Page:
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In Oxford Dictionary of English I looked up the word "invertebrate" and I only saw its zoological meaning:

noun
An animal lacking a backbone, such as an arthropod, mollusc, annelid, coelenterate, etc. The invertebrates constitute an artificial division of the animal kingdom, comprising 95 per cent of animal species and about thirty different phyla.
adjective
Denoting an invertebrate or relating to the invertebrates as a group.


But elsewhere I have seen sentences like this:

They don't like him because he is invertebrate.

where "invertebrate" is said to mean "weak-minded".

And this:

Seeing her baby, she became invertebrate instantly.

where it is said to mean "softened".

So, does "invertebrate" really have these figurative meanings? And if so, is it universally accepted or just used in informal occasions?

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    Have you really not come across figurative uses of spineless? – Tim Lymington supports Monica Jun 4 '15 at 9:00
  • @TimLymington No. I'm not a speaker. – Vim Jun 4 '15 at 9:01
  • @TimLymington I do see figurative meaning of "spineless" in ODE but for "invertebrate" there is only zoological meaning, although they seem to mean the same thing. – Vim Jun 4 '15 at 9:03
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    R H K Webster's gives: invertebrate : 2. without strength of character. – Edwin Ashworth Jun 4 '15 at 9:17
  • @EdwinAshworth Also, I see this in New Oxford American English Dictionary. – Vim Jun 4 '15 at 9:21
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The only meanings of "invertebrate" in standard English are the Biological ones you cite from ODE in your question. Less formally, the word is also used to refer to people with undesirable character traits. If one calls a person an invertebrate, whether using that word, or by using one of the names of animals within that biological category (jellyfish, cockroach, slug, &c), one is suggesting that the person lacks strength.

The use of "invertebrate" to mean softened, or to mean "weak minded" that you cite suggest to me that the ones using the word in those ways were not familiar with the use of that word in English perhaps using a cross lexicon which provides definitions of English words in another language. I can easily imagine "invertebrate" in such a dictionary being used as a definition of a foreign language equipvalent of "spineless".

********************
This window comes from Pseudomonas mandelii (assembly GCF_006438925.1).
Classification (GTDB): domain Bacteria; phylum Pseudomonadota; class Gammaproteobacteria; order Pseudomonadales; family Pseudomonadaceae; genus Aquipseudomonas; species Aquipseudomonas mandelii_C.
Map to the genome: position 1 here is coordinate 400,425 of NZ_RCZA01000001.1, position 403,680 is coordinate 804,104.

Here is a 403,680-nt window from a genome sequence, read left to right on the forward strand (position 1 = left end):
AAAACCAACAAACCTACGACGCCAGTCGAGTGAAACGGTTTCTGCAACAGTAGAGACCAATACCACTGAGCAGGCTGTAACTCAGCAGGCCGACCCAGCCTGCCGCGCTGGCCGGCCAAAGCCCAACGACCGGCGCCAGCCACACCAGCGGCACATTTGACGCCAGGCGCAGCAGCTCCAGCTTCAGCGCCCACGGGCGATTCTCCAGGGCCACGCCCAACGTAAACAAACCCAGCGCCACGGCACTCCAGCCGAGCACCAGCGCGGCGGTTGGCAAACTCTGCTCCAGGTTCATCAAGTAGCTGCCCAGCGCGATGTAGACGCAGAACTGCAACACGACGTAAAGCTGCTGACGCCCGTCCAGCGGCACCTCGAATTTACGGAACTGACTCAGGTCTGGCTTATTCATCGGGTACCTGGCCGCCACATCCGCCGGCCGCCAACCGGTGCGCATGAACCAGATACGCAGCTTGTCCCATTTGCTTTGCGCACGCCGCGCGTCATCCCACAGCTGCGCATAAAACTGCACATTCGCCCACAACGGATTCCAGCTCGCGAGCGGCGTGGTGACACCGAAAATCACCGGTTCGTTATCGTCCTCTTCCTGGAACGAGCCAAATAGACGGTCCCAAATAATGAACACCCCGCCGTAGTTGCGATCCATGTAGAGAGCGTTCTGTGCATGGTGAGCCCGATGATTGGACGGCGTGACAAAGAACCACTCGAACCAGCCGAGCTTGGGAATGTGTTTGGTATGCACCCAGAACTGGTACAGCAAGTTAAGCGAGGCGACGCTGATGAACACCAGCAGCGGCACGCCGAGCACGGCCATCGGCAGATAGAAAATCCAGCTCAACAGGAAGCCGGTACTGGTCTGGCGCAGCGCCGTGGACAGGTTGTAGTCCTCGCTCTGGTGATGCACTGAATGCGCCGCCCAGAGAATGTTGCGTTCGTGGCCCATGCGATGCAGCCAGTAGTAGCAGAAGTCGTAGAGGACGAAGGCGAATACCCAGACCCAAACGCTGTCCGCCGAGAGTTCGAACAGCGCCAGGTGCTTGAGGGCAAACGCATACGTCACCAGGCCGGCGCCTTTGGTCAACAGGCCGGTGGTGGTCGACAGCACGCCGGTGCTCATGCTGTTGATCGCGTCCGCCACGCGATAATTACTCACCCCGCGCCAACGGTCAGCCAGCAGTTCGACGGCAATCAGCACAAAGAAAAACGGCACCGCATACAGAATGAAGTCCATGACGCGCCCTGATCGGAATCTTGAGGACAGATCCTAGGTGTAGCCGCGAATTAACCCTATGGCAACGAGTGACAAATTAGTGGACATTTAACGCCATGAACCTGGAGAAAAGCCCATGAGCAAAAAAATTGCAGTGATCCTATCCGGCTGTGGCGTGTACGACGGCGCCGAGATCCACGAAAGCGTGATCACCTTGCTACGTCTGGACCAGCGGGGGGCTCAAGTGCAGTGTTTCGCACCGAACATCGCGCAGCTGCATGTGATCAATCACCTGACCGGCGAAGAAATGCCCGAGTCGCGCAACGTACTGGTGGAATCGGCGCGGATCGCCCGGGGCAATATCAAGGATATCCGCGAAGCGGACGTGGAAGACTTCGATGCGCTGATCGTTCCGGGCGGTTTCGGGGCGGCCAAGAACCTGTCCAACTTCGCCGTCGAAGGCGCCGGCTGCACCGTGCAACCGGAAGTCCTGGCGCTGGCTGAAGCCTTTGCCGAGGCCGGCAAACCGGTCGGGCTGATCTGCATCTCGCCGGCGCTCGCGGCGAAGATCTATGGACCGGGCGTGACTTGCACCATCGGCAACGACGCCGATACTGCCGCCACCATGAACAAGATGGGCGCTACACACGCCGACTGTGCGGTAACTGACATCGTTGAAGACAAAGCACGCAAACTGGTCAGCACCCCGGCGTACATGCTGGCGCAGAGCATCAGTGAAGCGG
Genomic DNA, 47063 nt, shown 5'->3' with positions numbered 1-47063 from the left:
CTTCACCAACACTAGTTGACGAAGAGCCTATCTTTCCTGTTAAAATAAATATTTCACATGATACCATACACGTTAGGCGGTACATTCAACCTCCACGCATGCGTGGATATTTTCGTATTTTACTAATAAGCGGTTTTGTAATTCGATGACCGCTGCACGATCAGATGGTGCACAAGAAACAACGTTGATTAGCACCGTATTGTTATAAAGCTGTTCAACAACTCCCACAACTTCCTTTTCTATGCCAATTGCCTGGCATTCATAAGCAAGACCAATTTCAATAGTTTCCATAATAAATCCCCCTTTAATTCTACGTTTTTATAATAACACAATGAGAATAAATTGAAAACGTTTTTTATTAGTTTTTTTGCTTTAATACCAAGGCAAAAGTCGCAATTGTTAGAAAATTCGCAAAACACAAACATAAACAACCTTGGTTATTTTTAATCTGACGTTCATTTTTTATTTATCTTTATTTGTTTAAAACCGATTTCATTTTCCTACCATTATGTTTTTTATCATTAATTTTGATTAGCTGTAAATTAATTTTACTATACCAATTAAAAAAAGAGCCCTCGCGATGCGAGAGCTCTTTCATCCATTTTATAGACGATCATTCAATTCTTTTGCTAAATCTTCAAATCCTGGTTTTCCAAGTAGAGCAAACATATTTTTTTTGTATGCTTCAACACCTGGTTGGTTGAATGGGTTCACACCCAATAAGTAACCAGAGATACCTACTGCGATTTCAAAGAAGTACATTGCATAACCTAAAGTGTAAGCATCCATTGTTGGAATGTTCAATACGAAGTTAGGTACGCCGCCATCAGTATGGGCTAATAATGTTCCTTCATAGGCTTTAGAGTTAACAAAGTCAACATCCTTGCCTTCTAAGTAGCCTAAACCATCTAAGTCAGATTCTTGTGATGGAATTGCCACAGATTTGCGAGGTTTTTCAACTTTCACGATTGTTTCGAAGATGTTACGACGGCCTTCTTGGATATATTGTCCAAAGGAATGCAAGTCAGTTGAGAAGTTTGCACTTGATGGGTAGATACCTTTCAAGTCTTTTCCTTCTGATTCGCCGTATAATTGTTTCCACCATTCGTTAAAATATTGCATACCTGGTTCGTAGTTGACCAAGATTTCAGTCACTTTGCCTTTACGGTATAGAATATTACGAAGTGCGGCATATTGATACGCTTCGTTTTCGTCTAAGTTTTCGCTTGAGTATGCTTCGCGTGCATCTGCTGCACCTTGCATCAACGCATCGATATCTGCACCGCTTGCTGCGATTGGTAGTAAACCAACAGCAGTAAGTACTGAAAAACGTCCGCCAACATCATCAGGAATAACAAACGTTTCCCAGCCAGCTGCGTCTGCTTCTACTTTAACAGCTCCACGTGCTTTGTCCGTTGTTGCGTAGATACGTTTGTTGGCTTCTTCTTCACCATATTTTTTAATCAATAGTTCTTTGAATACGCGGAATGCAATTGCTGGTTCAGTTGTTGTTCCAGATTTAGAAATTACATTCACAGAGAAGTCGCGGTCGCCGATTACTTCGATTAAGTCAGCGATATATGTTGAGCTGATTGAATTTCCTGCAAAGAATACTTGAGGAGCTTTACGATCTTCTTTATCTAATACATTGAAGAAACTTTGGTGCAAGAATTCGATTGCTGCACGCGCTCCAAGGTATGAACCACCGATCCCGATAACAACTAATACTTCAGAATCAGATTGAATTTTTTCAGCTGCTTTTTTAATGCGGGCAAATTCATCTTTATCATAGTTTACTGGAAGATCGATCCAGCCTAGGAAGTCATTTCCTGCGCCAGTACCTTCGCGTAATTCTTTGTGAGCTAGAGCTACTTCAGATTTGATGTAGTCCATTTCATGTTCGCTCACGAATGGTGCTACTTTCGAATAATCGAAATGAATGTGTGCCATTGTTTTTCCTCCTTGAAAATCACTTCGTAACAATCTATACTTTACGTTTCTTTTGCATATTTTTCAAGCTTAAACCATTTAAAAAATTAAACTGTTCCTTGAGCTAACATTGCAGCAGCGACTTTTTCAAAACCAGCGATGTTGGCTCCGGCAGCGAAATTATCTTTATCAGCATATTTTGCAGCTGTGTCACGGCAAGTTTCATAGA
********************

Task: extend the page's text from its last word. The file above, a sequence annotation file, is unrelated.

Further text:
• But Webster's (qv) gives the sense mentioned. Unflagged for register. – Edwin Ashworth Jun 4 '15 at 9:18
  • @EdwinAshworth In ODE, however, there is only the zoological meaning. – Vim Jun 4 '15 at 11:43
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    @Vim dictionaries don't list every possible metaphorical meaning because they are infinite. Also, in some sense, metaphorical usages are not definitive (though they often become so). – Mitch Jun 4 '15 at 11:59
  • @Mitch Well.. I have no reason to disagree. Perhaps that's what makes a foreign language so hard to learn 😲 – Vim Jun 4 '15 at 12:07
  • All I'm saying is that just because a dictionary doesn't list it doesn't mean it's not an accepted usage. Argh... too many negatives. If it's not in the dictionary, it still could be accepted. – Mitch Jun 4 '15 at 12:14
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The fact that you've seen it used tells me it has a figurative meaning :P Collins lists it in American English but not British English (link).

I think spineless is more common. But people will understand what you mean, probably by analogy to 'spineless'.

  • Can you post a link to your Collins reference, please? I can't track it down. – Edwin Ashworth Jun 4 '15 at 9:20
  • I hope everybody realizes that, biologically and etymologically, invertebrates have no backbones. So "invertebrate" means "having no backbone", where backbone is used figuratively to mean strength, courage, willpower. – Peter Shor Jun 4 '15 at 15:18

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